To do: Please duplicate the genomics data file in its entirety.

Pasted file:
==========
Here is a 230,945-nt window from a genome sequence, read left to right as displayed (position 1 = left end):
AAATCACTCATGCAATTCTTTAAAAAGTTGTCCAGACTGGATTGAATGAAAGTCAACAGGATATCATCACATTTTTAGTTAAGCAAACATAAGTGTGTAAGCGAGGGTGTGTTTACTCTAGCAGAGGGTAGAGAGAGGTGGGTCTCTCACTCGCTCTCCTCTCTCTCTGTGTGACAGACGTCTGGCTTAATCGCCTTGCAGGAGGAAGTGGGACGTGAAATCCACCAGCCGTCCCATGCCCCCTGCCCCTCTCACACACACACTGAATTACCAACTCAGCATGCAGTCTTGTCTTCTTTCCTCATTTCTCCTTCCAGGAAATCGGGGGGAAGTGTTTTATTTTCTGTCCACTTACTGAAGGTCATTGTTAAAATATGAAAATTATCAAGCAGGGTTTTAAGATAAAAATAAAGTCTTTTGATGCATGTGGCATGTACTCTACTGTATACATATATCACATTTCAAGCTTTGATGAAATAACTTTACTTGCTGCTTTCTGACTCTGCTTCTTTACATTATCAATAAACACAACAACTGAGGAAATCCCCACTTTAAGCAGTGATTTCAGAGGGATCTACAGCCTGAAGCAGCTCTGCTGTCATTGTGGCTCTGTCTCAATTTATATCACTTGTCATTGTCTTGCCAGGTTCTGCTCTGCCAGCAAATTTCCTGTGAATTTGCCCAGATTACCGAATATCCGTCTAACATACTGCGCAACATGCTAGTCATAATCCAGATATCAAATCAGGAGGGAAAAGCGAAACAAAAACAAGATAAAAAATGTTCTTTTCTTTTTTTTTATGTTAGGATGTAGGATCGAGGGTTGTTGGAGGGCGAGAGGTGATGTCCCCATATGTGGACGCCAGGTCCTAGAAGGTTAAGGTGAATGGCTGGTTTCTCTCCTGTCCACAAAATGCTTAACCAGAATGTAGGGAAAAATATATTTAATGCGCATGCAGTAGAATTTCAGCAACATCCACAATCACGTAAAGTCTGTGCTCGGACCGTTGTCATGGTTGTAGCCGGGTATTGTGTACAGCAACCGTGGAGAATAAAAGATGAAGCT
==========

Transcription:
Here is a 230,945-nt window from a genome sequence, read left to right as displayed (position 1 = left end):
AAATCACTCATGCAATTCTTTAAAAAGTTGTCCAGACTGGATTGAATGAAAGTCAACAGGATATCATCACATTTTTAGTTAAGCAAACATAAGTGTGTAAGCGAGGGTGTGTTTACTCTAGCAGAGGGTAGAGAGAGGTGGGTCTCTCACTCGCTCTCCTCTCTCTCTGTGTGACAGACGTCTGGCTTAATCGCCTTGCAGGAGGAAGTGGGACGTGAAATCCACCAGCCGTCCCATGCCCCCTGCCCCTCTCACACACACACTGAATTACCAACTCAGCATGCAGTCTTGTCTTCTTTCCTCATTTCTCCTTCCAGGAAATCGGGGGGAAGTGTTTTATTTTCTGTCCACTTACTGAAGGTCATTGTTAAAATATGAAAATTATCAAGCAGGGTTTTAAGATAAAAATAAAGTCTTTTGATGCATGTGGCATGTACTCTACTGTATACATATATCACATTTCAAGCTTTGATGAAATAACTTTACTTGCTGCTTTCTGACTCTGCTTCTTTACATTATCAATAAACACAACAACTGAGGAAATCCCCACTTTAAGCAGTGATTTCAGAGGGATCTACAGCCTGAAGCAGCTCTGCTGTCATTGTGGCTCTGTCTCAATTTATATCACTTGTCATTGTCTTGCCAGGTTCTGCTCTGCCAGCAAATTTCCTGTGAATTTGCCCAGATTACCGAATATCCGTCTAACATACTGCGCAACATGCTAGTCATAATCCAGATATCAAATCAGGAGGGAAAAGCGAAACAAAAACAAGATAAAAAATGTTCTTTTCTTTTTTTTTATGTTAGGATGTAGGATCGAGGGTTGTTGGAGGGCGAGAGGTGATGTCCCCATATGTGGACGCCAGGTCCTAGAAGGTTAAGGTGAATGGCTGGTTTCTCTCCTGTCCACAAAATGCTTAACCAGAATGTAGGGAAAAATATATTTAATGCGCATGCAGTAGAATTTCAGCAACATCCACAATCACGTAAAGTCTGTGCTCGGACCGTTGTCATGGTTGTAGCCGGGTATTGTGTACAGCAACCGTGGAGAATAAAAGATGAAGCT